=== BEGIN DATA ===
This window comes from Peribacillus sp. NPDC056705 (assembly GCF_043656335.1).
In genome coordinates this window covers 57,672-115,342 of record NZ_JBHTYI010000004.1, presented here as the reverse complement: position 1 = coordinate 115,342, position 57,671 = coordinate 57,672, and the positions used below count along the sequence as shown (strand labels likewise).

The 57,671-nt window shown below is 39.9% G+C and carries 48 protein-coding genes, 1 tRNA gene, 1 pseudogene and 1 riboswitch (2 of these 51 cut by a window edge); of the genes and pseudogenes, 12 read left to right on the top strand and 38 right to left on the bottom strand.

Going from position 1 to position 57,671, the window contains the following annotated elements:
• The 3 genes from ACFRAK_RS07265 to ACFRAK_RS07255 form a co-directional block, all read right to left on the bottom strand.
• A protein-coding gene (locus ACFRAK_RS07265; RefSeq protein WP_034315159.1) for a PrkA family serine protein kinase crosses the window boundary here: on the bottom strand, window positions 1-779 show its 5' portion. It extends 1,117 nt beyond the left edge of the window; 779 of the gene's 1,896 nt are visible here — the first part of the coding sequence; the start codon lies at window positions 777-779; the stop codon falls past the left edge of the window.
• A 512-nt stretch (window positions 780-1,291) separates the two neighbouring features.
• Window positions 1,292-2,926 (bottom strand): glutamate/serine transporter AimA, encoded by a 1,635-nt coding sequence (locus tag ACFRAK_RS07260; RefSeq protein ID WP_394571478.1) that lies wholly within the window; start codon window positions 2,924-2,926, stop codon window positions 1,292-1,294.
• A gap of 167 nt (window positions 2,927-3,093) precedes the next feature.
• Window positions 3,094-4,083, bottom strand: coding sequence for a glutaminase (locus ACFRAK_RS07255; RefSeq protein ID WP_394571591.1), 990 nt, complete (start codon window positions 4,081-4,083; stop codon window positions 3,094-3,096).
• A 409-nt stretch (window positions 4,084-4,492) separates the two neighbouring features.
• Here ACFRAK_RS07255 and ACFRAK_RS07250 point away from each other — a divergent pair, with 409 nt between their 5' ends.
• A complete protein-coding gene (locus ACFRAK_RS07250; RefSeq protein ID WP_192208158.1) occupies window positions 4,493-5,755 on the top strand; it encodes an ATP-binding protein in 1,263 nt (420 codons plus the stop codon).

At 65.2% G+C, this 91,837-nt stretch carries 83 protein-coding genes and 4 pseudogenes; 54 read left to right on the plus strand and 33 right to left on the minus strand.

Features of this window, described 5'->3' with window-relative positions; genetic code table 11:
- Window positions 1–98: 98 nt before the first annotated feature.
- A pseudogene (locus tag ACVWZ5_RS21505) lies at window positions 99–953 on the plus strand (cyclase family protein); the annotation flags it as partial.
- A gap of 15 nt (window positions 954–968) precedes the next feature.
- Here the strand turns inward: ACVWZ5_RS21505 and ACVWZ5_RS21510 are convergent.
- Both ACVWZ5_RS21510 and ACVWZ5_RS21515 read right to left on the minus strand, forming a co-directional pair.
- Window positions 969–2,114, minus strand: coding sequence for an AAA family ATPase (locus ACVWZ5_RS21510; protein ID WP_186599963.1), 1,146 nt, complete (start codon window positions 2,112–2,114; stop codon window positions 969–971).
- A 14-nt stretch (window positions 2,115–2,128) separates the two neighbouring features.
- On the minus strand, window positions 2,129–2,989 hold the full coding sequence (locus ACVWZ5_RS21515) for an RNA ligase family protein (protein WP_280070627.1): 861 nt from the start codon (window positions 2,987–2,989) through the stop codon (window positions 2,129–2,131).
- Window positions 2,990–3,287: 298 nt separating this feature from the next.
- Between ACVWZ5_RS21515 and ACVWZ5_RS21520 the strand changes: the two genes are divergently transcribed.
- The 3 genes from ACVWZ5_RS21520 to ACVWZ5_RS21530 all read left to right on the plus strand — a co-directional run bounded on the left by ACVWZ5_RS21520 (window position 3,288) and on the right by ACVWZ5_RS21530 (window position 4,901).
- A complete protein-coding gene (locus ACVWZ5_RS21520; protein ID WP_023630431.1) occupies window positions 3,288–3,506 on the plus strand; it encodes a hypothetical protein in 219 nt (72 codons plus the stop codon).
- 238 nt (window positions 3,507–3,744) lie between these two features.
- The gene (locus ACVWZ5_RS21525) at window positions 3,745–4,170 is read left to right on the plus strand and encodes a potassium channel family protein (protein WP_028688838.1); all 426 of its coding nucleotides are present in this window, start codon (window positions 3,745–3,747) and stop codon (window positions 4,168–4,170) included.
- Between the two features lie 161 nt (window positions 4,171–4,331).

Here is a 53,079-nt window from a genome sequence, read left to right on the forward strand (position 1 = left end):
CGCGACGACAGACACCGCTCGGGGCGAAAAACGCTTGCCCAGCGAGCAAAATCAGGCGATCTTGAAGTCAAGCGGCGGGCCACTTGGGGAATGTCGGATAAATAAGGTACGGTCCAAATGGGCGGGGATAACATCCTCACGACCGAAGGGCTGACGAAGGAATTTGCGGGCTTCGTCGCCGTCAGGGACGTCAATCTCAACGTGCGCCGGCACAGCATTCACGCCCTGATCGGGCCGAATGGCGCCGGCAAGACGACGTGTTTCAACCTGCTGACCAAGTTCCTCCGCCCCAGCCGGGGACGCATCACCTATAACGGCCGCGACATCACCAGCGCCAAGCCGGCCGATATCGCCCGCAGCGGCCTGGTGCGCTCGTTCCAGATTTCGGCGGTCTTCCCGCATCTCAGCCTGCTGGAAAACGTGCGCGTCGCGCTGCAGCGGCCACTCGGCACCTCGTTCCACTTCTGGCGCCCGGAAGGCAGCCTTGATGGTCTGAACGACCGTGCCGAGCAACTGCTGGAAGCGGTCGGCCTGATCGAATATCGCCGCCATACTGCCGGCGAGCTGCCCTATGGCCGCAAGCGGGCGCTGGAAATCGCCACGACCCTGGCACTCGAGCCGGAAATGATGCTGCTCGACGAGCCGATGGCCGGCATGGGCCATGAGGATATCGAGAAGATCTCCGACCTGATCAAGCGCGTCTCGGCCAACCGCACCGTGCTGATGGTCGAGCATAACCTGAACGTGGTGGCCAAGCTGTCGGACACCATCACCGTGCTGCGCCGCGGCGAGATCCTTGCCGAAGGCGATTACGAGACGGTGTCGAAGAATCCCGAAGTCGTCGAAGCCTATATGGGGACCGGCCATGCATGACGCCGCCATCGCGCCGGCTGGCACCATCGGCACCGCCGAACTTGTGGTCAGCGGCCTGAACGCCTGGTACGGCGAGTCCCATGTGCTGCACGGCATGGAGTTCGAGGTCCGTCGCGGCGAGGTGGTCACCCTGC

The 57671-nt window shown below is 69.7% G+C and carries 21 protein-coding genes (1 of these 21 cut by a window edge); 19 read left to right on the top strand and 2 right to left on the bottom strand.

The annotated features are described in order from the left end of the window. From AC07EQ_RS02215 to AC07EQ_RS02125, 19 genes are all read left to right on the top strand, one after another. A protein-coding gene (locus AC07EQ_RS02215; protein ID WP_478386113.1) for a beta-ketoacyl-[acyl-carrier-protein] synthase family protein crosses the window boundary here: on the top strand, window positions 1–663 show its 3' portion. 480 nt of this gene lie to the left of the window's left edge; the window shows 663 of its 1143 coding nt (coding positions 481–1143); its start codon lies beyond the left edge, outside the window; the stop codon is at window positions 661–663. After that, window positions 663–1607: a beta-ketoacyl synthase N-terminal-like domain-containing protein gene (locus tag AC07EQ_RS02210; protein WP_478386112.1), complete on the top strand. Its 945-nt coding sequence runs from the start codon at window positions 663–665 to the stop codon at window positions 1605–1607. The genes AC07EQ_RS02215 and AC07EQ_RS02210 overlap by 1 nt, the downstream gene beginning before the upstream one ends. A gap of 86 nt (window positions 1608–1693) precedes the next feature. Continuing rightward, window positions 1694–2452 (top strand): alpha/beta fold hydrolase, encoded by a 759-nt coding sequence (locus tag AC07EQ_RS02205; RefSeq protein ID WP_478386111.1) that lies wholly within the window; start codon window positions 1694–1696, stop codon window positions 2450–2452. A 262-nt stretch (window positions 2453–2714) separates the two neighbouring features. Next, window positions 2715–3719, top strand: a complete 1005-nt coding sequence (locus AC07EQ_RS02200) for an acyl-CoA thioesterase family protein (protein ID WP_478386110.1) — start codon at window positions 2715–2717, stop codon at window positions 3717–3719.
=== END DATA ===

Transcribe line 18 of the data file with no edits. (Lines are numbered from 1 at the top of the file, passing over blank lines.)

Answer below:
- A gap of 15 nt (window positions 954–968) precedes the next feature.